- Pidgin, an open source cross-platform multiprotocol client, with third-party plugin
- Adium, an open source OS X client, with third-party plugin built on top of libqq-pidgin
- Kopete, an open source multiprotocol client designed for KDE
- Note: Kopete, old versions of Pidgin, and any other client whose QQ support is based on libpurple no longer supports QQ as of May 2011
- Miranda IM, an open source multiprotocol client, designed for Microsoft Windows, with MirandaQQ2 plugin.
- There also used to be several public Jabber transports available. Most of them stopped working due to frequent protocol changes made by Tencent. A service available at Open-QQ.tk, which uses the third-party plugin for Pidgin seems to be the only one working left.
Tencent has taken advantage of the popularity of the QQ brand, and has set up many Q-Gen stores selling QQ branded merchandise such as bags, watches, clothing as well as toy penguins.
- The accounts of QQ are all combined with numbers, the account numbers provided for the registered users are selected randomly by the system user registration. In 1995, the registered QQ accounts had only 5 digits, while currently the digital numbers used for QQ accounts has reached 12. The first QQ number is held by Ma Huateng and his account number is 10001.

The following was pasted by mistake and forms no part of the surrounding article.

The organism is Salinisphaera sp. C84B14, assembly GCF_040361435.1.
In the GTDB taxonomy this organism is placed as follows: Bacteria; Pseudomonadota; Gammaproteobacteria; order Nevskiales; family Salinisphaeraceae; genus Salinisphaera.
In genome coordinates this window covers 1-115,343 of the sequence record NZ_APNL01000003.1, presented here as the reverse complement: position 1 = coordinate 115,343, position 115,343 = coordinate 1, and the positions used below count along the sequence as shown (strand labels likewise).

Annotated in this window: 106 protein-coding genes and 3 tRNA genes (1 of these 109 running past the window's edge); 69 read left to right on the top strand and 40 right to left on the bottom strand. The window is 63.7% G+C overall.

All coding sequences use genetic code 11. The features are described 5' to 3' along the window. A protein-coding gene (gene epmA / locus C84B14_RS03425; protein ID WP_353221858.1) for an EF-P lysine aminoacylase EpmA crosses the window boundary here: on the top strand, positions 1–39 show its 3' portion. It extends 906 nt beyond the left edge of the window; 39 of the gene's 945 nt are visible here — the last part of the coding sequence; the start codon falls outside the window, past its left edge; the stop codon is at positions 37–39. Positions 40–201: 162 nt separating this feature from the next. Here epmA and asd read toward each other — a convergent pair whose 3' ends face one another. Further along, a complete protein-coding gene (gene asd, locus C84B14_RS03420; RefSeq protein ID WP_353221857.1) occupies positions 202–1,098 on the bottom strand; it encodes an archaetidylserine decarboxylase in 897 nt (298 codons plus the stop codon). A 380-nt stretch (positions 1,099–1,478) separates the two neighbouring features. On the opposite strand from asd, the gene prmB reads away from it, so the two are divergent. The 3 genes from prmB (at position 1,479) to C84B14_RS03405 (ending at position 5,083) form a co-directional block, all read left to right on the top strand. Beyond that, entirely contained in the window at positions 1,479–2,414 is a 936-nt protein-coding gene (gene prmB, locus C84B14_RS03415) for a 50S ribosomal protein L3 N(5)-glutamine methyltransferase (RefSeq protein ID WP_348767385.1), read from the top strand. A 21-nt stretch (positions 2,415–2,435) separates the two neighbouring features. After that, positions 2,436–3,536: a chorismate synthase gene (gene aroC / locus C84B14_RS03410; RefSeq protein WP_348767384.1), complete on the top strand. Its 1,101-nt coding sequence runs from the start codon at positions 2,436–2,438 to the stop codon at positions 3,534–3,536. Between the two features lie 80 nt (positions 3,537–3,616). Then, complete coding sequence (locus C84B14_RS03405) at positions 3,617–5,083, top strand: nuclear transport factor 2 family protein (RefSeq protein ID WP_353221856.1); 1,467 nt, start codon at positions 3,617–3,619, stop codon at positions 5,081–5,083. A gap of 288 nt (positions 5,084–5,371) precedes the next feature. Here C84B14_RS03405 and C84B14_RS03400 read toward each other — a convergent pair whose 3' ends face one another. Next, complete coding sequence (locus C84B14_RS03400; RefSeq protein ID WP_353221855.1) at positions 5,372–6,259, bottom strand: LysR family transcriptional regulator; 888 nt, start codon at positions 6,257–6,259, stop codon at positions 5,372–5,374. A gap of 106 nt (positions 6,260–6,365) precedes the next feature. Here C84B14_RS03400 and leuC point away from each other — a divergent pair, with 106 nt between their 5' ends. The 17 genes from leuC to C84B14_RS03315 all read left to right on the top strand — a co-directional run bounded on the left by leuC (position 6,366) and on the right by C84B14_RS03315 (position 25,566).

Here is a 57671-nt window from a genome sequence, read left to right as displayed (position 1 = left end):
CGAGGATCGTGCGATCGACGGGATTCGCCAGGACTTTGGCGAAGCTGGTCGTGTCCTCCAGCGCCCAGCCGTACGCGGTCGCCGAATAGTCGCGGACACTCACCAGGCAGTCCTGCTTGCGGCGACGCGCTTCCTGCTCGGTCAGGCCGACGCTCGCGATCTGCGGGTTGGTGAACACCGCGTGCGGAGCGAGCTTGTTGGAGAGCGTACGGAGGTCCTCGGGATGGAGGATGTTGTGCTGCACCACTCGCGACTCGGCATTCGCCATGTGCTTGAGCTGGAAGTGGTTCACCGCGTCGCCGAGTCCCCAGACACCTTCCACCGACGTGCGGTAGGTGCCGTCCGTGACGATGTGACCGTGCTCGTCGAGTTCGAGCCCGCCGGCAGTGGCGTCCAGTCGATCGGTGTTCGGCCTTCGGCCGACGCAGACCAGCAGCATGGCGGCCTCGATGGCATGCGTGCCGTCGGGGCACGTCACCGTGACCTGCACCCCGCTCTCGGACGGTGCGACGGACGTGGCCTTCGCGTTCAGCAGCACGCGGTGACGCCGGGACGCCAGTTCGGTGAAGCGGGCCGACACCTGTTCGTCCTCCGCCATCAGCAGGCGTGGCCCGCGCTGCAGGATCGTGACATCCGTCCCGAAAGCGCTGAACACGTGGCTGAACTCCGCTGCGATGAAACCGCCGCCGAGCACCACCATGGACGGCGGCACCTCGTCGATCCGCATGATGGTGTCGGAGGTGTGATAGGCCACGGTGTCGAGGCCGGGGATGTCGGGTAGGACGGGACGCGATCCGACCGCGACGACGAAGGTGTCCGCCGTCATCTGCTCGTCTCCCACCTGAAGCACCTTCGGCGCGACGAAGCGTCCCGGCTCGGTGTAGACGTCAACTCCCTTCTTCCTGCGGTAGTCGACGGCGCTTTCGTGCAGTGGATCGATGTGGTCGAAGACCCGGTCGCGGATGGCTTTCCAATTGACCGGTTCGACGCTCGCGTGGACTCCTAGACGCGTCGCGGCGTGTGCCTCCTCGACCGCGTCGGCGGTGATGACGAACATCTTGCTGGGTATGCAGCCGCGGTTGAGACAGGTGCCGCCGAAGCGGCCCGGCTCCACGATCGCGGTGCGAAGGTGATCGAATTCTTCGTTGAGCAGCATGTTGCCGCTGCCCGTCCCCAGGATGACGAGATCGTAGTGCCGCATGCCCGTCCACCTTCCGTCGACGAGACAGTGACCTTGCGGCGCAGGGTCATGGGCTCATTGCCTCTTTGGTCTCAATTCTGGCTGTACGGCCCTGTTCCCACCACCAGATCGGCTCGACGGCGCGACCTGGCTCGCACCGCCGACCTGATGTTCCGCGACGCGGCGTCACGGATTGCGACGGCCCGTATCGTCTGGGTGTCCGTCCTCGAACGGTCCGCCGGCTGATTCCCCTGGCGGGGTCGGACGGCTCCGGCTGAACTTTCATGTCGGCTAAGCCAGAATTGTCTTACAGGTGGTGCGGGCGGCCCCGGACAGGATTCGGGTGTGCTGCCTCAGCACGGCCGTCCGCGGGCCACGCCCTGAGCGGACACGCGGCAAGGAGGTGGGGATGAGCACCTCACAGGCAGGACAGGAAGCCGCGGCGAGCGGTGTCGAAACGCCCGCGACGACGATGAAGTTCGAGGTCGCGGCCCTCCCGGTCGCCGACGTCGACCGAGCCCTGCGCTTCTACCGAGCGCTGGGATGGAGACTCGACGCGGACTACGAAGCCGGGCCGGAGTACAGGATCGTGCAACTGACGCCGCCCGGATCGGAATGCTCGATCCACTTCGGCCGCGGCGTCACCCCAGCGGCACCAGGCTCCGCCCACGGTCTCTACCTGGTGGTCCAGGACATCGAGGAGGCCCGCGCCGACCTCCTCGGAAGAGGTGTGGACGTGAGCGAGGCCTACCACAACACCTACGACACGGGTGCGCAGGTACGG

- The membership of a QQ account normally lasts for one month. When this membership is overdue and does not renewals, such membership would be resumed.
- The rule of calculating the age of QQ is that login fully 2 hours within a day would be seen as one real day. Thus login QQ for around 700 hours would make the age of QQ grow 1 year older. From the QQ version 2012, users can see clearly the age of QQ through the personal information.